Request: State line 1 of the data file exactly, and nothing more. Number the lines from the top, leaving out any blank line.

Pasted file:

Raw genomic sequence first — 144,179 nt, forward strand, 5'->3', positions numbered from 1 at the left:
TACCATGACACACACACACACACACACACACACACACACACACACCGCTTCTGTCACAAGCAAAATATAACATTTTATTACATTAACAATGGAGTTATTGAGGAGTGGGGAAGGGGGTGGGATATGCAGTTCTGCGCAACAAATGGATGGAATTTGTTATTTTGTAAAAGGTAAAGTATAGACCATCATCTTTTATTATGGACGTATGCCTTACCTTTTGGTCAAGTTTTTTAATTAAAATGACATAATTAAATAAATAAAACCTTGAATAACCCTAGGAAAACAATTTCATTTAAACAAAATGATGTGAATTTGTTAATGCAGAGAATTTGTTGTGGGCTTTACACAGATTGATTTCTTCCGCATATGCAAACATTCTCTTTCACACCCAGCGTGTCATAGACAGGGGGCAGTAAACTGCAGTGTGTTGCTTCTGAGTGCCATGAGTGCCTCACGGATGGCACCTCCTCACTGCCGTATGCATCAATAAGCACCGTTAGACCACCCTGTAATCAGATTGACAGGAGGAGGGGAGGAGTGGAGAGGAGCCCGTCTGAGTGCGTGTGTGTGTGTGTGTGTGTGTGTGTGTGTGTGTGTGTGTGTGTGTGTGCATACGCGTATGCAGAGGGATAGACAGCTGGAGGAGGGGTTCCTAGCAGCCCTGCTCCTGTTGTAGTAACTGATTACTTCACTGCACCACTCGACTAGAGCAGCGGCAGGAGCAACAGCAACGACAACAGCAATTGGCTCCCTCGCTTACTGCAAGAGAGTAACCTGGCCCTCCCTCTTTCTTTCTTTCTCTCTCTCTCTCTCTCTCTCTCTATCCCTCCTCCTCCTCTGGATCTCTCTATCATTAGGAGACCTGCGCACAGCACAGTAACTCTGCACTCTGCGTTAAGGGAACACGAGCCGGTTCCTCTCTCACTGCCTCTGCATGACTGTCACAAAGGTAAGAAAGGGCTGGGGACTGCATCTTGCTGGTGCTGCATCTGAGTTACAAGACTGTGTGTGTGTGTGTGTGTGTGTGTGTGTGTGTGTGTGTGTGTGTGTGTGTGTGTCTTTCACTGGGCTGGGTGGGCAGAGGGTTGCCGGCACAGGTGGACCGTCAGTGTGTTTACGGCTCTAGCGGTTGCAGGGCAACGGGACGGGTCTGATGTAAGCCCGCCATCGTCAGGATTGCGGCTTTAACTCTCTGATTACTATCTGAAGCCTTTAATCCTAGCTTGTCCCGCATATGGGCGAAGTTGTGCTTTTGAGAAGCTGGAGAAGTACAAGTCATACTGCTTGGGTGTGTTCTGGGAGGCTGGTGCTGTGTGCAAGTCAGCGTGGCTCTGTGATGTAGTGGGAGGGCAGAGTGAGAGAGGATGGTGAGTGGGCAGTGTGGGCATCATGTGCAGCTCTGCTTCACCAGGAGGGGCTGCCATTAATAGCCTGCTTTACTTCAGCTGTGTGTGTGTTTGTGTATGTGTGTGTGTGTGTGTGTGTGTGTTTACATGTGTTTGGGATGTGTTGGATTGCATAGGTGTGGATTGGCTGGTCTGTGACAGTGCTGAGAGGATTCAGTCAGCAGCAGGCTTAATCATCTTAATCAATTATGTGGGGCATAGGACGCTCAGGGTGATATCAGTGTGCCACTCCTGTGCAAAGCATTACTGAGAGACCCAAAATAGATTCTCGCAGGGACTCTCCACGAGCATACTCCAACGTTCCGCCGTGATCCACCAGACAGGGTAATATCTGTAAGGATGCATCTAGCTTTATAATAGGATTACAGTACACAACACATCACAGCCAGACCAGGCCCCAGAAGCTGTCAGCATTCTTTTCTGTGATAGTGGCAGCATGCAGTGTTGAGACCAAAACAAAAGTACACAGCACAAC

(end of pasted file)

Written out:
Raw genomic sequence first — 144,179 nt, forward strand, 5'->3', positions numbered from 1 at the left: